Home inspections: How agents can manage buyer and seller emotions

The process of waiting for the results of a home inspection can be incredibly stressful for both buyer and seller (not to mention the estate agent!)  Every agent knows that no matter how new or old a property is, unexpected defects often pop up in home inspection reports.

All three parties have an emotional investment in a pending house sale.  

 

  • The buyer has probably fallen in love with the house – that’s why an offer has been made.
  • The seller has mixed feelings:  Emotional ties to their home conflicting with their desire to move on to the next phase of their lives.
  • The agent has professional pride at stake – not to mention a nice commission.


Many buyers do not realise how home inspections affect the seller and vice versa.

Each party has their own list of things to worry about.  It is a stressful process! But whether you are a buyer or a seller take a step back.  Take a deep breath.

The best way  for the agent to diffuse knee-jerk and emotional reactions to a home inspection report and to avoid over-reaction  is:  Help everyone get perspective!

 

  1. The buyer is nervous:  Buyers are often extra sensitive and often on the defensive when going into a purchase.  They feel that they can’t afford to make a mistake.  Buying and selling a home is the largest financial transaction an average person will ever do in their entire life. It is a big deal.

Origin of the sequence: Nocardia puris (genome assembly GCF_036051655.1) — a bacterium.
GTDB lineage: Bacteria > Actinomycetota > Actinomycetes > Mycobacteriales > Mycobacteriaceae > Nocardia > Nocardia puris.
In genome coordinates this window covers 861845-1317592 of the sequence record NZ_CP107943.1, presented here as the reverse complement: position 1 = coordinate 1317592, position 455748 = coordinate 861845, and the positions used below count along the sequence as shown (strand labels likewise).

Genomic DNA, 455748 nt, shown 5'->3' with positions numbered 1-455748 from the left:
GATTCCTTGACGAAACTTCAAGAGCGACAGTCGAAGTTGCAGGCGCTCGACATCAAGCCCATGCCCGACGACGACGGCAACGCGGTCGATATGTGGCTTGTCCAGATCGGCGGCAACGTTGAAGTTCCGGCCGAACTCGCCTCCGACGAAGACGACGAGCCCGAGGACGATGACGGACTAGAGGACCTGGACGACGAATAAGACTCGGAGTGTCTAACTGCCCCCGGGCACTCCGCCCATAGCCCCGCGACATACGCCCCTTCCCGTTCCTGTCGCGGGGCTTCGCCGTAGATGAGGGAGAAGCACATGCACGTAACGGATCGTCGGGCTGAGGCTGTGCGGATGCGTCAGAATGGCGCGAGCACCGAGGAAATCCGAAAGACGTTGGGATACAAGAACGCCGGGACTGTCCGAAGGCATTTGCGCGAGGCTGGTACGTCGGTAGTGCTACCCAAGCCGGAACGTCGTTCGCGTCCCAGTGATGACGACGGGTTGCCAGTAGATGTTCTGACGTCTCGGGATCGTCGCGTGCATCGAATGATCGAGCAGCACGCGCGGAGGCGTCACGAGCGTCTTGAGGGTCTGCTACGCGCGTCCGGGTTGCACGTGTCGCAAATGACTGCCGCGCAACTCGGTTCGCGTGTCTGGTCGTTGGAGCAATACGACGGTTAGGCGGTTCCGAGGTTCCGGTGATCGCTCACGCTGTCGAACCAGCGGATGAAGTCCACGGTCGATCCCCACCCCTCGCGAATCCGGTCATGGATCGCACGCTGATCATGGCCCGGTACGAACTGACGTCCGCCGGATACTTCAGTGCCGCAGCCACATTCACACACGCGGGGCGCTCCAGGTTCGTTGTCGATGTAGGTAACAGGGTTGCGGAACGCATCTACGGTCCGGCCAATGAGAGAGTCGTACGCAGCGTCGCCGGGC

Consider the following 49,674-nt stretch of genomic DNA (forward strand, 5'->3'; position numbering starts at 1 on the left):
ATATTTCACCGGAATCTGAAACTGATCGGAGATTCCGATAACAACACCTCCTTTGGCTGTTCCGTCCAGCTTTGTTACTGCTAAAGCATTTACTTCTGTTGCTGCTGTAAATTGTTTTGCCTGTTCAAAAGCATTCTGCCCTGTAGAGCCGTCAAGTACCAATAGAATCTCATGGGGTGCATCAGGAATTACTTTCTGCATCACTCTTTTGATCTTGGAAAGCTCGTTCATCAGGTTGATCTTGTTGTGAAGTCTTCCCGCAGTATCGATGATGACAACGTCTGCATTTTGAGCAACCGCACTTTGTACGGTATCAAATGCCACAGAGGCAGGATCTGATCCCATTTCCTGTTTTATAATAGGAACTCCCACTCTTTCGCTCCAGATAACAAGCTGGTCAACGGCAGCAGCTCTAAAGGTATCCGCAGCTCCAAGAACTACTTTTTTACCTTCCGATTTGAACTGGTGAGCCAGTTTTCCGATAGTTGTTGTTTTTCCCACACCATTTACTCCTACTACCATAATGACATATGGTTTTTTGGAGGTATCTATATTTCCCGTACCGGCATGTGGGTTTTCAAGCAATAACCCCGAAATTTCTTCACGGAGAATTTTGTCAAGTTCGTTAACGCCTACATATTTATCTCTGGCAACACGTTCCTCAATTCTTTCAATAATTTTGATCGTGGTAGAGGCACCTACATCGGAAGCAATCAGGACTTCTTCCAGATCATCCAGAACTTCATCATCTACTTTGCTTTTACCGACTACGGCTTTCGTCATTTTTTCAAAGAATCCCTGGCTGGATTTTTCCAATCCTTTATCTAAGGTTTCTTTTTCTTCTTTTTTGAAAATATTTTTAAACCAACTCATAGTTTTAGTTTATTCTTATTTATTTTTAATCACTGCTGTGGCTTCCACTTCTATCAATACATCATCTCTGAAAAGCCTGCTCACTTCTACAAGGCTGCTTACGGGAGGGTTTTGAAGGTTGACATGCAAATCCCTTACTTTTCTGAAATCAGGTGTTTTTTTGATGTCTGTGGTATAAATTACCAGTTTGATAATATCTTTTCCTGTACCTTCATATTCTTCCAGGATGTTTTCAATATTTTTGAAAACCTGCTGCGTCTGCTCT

2. No house is perfect:  Sellers and agents often worry about the buyer reacting negatively to a home inspection report.  But usually the opposite happens.   The buyer’s confidence grows when he/she has all the facts.  Most buyers are realistic and don’t have unrealistic expectations about the house they have fallen in love with.   They just want the facts.   They have decided to think with their head as well as with their heart.
  3. An inspection fee shows commitment:  Sellers need to remember that the buyer is spending extra money on the inspection. That inspection fee is not going to come back to them no matter what.  That must mean they are looking for something of significant value in return.  People do not spend money just to play games. Buyers get independent home inspections with the expectation that they will receive solid information. Buyers who do inspections do not want to sabotage the deal.  They just want to test the product they are buying.  Although the procedure may feel more like root canal to both parties, it is something that the buyer must do out of due diligence.
  4. The seller retains the power:   In terms of the usual agreement of sale the seller can refuse to renegotiate the price or  to correct or address anything that comes up on the inspections.
  5. The buyer can also walk away:   If the  agent is unable to  bring  seller and buyer to mutual agreement, then the buyer can walk away and look elsewhere for a house.  Even though the agent may lose the prospect of a n immediate commission ,, the agent will retain the respect of both buyer and seller and should be able to honourably do future business with both parties.
  6. Disclose, disclose, disclose:  Whatever the seller and the agent know about a property (good, bad or ugly) disclose it – that’s good for business.  Information in the home inspection report must be disclosed by both agent and seller to future buyers.  Reveal everything you know and less damage will be done that if you do not disclose the facts at your disposal.  Honesty and transparency reduces the likelihood of post-sale legal action and it also diffuses much of the stress from the sales process.

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